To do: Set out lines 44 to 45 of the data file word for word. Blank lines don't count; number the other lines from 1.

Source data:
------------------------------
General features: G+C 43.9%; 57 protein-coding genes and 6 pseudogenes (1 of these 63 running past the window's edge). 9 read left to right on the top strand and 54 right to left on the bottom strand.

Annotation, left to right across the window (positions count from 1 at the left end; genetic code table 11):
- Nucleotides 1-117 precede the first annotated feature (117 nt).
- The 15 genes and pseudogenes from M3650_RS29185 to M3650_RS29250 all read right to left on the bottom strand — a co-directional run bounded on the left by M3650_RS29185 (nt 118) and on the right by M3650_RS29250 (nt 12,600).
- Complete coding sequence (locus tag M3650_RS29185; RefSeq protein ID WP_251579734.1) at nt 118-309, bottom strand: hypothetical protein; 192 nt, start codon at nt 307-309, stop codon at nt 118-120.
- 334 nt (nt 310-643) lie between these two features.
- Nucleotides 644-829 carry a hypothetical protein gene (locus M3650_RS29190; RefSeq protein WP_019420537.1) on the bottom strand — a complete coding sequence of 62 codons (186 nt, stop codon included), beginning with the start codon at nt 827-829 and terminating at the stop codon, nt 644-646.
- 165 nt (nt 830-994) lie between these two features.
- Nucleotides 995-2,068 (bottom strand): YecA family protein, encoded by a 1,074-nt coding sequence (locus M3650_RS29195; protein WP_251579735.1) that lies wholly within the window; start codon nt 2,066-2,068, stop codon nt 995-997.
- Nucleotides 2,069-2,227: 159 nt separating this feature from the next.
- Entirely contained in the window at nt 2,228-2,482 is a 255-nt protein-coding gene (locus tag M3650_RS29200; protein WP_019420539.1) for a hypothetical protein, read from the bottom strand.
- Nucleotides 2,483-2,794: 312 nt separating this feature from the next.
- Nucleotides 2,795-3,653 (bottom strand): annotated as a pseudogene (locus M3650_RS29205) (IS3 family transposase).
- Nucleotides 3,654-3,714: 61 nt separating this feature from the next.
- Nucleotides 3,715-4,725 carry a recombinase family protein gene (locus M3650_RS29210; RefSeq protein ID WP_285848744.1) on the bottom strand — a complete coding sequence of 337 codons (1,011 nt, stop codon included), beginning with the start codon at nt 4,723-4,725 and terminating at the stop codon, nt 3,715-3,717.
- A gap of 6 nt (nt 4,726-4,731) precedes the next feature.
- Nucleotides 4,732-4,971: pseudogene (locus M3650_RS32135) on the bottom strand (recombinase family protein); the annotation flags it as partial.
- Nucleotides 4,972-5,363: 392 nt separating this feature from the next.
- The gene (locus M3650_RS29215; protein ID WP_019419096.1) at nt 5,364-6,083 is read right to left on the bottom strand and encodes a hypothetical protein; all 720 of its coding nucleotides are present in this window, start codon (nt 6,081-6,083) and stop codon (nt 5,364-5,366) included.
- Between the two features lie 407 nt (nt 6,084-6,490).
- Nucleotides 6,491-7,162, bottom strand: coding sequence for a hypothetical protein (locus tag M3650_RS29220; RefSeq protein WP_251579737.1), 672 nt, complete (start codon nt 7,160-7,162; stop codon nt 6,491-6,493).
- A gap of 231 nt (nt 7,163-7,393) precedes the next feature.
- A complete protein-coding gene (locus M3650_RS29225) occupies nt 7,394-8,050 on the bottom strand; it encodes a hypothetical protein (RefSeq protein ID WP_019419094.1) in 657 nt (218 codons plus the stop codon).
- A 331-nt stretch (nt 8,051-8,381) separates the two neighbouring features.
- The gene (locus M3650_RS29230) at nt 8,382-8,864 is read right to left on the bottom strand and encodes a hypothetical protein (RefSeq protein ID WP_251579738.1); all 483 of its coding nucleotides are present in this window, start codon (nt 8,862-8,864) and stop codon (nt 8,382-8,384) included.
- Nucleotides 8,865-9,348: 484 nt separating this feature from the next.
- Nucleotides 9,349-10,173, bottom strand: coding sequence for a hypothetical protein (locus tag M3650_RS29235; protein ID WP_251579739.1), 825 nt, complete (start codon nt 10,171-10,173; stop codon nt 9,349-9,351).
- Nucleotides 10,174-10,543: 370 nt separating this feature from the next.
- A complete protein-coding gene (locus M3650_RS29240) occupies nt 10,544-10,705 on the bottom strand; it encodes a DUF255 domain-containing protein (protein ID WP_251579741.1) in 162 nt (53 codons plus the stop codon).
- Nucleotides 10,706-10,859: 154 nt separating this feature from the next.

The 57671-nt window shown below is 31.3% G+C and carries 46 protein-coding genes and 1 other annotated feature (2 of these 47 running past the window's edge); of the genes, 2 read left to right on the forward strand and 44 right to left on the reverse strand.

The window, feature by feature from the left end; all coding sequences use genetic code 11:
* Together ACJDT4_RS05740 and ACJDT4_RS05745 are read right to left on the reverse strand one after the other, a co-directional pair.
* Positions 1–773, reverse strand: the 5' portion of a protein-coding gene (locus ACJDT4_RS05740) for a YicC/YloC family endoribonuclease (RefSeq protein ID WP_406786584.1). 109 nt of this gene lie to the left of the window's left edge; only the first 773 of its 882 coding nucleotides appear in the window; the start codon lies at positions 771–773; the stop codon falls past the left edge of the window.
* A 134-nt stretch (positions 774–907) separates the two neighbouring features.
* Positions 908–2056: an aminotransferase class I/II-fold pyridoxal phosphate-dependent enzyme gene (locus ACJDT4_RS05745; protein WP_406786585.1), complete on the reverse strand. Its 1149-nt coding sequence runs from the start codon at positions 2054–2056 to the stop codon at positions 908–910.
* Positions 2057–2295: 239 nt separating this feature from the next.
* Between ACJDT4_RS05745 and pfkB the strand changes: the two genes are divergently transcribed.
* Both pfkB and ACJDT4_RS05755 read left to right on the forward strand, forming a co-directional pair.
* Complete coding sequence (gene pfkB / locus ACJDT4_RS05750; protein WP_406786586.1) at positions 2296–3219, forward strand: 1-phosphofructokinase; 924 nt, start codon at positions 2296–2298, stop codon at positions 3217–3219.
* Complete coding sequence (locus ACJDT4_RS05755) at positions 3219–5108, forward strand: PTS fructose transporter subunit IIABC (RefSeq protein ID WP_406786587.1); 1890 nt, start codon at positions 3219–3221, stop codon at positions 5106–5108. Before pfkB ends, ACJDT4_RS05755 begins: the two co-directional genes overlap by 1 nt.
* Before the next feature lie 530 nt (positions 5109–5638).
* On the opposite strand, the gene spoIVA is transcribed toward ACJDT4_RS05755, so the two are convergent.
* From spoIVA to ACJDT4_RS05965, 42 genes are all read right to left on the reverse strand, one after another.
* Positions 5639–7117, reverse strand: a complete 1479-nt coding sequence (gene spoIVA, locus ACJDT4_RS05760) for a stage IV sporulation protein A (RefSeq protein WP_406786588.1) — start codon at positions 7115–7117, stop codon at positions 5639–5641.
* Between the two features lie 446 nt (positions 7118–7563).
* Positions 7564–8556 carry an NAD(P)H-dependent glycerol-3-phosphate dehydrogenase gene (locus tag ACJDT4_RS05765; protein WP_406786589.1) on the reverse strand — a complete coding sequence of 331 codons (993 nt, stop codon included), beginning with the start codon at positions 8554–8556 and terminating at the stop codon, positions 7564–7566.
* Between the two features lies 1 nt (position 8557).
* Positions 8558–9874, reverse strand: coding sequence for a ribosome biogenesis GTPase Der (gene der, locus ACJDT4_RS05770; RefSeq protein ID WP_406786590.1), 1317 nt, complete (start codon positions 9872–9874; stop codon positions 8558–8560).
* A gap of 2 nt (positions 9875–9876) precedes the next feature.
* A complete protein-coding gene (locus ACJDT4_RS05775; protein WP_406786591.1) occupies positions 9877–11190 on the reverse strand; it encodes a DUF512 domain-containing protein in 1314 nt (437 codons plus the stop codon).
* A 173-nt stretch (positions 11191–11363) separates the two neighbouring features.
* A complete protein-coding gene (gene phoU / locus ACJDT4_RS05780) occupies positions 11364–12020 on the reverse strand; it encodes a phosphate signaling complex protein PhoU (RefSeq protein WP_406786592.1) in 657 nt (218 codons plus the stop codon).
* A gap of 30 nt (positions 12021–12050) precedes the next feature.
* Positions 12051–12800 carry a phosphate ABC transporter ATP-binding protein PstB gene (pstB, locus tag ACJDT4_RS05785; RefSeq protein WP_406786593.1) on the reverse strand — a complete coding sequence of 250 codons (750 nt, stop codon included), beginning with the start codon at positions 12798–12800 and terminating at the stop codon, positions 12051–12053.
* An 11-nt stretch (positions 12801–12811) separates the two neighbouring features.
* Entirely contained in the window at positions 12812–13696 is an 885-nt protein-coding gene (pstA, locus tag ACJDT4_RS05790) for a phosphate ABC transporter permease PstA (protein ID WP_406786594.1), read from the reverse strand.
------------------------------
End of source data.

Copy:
* From spoIVA to ACJDT4_RS05965, 42 genes are all read right to left on the reverse strand, one after another.
* Positions 5639–7117, reverse strand: a complete 1479-nt coding sequence (gene spoIVA, locus ACJDT4_RS05760) for a stage IV sporulation protein A (RefSeq protein WP_406786588.1) — start codon at positions 7115–7117, stop codon at positions 5639–5641.